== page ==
Although a decrease in 5hmC level in TET1 is associated with its LOE in various cancers including GC, the mechanism by which TET1 is suppressed in solid tumors has not been elucidated. A recent study showed that TET1 expression is negatively regulated by CpG methylation near the TSS in breast cancer cells and T-cell acute lymphoblastic leukemia cell lines . However, we found no difference in TET1 CGI methylation between GTs and matched NMs (data not shown). It is interesting that our MBD-seq and RRBS analysis revealed prominent methylation signatures in tumor cells only in the 3′-shore and not in CGIs or the 5′-shore, suggesting that TET1 transcription may be regulated by methylation in the 3′-shore but not CGIs or the 5′-shore in GCs. Although DNA methylation of CGIs in promoters results in transcriptional silencing , only ~70% of human gene promoters contain CGIs , and only 6.8% of CpGs in the human genome reside within CGIs . Therefore, many potentially informative CpG sites remain to be examined. A recent finding showed that DNA methylation can directly silence genes without CGIs in their promoters or CGI shores . A more recent study showed that DNA methylation within 3 kb downstream of the TSS is consistently linked with gene downregulation regardless of hyper- or hypomethylation upstream of the TSS . Based on this finding, we suggest that TET1 in GCs may be one gene in a cluster in which the 3′-shore is methylated in a cancer-specific pattern.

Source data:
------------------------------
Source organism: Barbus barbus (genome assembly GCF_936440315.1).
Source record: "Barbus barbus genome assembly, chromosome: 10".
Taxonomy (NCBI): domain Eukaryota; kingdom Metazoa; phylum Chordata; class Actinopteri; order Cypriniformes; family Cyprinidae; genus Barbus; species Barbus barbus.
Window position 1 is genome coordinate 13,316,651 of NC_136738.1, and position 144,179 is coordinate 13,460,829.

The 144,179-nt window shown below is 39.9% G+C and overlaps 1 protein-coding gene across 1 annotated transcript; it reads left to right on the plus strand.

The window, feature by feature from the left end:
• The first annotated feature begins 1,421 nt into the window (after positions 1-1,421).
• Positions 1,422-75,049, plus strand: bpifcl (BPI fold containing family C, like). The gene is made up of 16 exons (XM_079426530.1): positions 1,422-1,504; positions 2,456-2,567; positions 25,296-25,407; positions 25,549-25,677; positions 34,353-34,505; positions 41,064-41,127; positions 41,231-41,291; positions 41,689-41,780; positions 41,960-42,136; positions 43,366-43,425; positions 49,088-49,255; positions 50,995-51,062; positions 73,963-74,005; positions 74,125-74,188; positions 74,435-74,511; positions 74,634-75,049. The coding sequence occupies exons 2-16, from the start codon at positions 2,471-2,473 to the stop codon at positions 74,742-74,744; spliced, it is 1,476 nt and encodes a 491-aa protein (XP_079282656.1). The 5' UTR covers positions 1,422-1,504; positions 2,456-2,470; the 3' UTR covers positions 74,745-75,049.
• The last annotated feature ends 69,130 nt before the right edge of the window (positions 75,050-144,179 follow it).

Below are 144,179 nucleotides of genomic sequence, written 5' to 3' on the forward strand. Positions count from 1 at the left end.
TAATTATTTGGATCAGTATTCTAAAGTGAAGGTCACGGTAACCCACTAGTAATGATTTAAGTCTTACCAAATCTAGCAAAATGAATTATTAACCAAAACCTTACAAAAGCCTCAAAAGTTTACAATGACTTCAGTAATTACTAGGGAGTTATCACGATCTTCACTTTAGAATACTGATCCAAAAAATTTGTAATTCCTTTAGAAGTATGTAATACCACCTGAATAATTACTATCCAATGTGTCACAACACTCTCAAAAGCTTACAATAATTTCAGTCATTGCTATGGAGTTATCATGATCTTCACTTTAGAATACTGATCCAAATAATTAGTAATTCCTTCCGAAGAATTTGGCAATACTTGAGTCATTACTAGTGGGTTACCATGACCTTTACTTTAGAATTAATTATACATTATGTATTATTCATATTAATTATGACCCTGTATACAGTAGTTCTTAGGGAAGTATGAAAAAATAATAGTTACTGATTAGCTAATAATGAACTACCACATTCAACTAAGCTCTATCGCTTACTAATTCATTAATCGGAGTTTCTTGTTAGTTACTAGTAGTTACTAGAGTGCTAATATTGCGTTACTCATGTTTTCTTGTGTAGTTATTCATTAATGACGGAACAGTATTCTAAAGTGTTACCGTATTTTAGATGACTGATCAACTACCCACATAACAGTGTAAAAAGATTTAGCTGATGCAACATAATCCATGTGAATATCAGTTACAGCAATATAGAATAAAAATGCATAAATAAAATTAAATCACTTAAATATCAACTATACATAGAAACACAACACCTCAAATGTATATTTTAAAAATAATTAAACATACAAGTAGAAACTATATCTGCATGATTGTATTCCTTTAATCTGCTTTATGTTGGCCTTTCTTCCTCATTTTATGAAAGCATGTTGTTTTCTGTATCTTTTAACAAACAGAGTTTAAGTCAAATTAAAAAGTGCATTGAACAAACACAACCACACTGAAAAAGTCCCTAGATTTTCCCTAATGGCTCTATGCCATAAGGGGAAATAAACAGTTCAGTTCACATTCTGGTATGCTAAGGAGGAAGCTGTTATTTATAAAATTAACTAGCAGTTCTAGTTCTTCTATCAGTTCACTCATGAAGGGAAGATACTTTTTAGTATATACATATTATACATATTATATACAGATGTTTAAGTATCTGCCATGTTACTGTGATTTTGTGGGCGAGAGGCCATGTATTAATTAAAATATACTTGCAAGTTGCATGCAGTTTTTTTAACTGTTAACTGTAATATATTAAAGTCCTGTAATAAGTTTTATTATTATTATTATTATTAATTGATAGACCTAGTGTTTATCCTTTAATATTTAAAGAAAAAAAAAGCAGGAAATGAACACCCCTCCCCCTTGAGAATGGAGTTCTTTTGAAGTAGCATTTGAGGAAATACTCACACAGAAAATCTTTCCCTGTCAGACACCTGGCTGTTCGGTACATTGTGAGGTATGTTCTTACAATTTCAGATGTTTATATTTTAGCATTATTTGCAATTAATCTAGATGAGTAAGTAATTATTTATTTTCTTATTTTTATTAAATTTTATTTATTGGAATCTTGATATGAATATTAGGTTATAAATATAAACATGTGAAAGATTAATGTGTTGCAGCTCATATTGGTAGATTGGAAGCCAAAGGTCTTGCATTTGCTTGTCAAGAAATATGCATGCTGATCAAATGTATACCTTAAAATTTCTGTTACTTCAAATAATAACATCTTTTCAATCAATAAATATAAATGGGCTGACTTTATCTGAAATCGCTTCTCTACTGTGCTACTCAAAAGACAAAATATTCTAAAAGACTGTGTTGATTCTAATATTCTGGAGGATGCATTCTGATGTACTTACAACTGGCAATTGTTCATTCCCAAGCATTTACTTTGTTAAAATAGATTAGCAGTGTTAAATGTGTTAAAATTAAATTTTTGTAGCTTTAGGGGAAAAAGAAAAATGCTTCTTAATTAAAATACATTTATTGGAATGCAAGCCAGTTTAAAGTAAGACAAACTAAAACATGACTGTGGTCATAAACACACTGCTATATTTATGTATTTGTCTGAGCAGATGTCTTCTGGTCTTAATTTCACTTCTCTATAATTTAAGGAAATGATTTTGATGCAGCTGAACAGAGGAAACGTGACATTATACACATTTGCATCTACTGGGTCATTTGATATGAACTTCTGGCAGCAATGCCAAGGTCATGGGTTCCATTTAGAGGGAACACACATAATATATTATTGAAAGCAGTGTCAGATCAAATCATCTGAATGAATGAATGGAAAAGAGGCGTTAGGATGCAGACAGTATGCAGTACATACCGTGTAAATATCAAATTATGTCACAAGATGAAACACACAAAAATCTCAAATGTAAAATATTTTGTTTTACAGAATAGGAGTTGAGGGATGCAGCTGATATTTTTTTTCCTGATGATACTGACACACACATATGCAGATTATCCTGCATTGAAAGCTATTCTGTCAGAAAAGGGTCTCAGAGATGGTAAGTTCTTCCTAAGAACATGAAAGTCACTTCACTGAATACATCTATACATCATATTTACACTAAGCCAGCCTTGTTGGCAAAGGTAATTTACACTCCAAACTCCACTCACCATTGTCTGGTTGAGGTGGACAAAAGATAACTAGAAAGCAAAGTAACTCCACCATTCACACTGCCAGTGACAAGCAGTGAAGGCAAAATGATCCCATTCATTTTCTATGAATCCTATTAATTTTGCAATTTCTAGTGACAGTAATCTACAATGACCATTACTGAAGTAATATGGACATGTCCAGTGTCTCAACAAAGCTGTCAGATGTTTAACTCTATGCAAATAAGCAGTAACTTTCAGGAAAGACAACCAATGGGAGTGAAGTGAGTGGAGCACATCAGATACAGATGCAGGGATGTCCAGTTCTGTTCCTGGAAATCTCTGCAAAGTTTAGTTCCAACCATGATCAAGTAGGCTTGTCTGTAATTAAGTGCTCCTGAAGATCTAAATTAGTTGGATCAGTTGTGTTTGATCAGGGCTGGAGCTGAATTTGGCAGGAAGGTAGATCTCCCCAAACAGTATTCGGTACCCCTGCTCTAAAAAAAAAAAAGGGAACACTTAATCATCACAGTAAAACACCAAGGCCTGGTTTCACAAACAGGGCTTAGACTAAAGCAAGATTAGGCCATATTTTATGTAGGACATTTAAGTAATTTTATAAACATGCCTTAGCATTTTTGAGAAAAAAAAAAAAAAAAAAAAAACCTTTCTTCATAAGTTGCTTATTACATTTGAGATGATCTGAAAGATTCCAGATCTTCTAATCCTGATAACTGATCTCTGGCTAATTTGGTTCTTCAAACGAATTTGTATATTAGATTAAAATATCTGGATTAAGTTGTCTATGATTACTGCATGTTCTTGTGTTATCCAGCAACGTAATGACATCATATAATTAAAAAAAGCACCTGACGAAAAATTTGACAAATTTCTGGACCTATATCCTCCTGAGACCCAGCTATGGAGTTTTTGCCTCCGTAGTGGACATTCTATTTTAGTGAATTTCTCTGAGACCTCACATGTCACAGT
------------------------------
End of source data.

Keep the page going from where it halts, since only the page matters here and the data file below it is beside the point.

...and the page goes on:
In this study, bisulfite sequencing and pyrosequencing revealed that TET1 downregulation was significantly associated with heavy methylation in the 3′-shore but not the 5′-shore or the CGI in six TET1 () GC cells (SNU005, MKN45, MKN28, SNU638, SNU719, and AGS). Moreover, TET1 expression was restored in SNU638 and AGS cells, and even in SNU668 cells in which only the CGI 3′-shore was slightly methylated after 5-Aza-dC treatment. Interestingly, no change in TET1 expression before drug treatment compared with after treatment was seen in SNU484 cells in which the CGI 3′-shore was unmethylated. Furthermore, a luciferase assay of methylated and unmethylated constructs of a 613-bp fragment of the 3′-shore showed that activity was greatly decreased in the methylated construct, suggesting that methylation in the 3′-shore plays a critical role in repressing TET1 expression in GC cells. This result was confirmed by an analysis of clinical tissues, which revealed that methylation was significantly increased only in the 3′-shore in 83 GTs compared with NMs, showing a negative correlation between CGI 3′-shore methylation and TET1 expression. Thus, our data indicate that the 3′-shore of TET1 is a critical region for cancer-specific methylation for transcriptional regulation in primary GTs as well as GC cell lines. However, we cannot rule out the possibility that other unidentified genes or factors that are epigenetically silenced in GC cells but are activated by 5-Aza-dC are involved in regulating TET1. This aspect will require further study.